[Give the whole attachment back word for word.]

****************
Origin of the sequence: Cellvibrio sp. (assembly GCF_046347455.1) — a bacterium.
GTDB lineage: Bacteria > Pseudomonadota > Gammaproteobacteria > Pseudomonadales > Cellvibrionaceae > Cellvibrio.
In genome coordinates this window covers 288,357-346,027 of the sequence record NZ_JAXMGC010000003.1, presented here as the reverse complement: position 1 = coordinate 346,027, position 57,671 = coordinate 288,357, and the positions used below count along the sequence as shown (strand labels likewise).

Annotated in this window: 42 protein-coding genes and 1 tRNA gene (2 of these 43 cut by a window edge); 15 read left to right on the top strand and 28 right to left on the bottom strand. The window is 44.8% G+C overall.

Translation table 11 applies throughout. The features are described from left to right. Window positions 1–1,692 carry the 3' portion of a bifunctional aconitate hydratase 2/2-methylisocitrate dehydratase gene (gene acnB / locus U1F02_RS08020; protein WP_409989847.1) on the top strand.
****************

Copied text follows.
Origin of the sequence: Cellvibrio sp. (assembly GCF_046347455.1) — a bacterium.
GTDB lineage: Bacteria > Pseudomonadota > Gammaproteobacteria > Pseudomonadales > Cellvibrionaceae > Cellvibrio.
In genome coordinates this window covers 288,357-346,027 of the sequence record NZ_JAXMGC010000003.1, presented here as the reverse complement: position 1 = coordinate 346,027, position 57,671 = coordinate 288,357, and the positions used below count along the sequence as shown (strand labels likewise).

Annotated in this window: 42 protein-coding genes and 1 tRNA gene (2 of these 43 cut by a window edge); 15 read left to right on the top strand and 28 right to left on the bottom strand. The window is 44.8% G+C overall.

Translation table 11 applies throughout. The features are described from left to right. Window positions 1–1,692 carry the 3' portion of a bifunctional aconitate hydratase 2/2-methylisocitrate dehydratase gene (gene acnB / locus U1F02_RS08020; protein WP_409989847.1) on the top strand.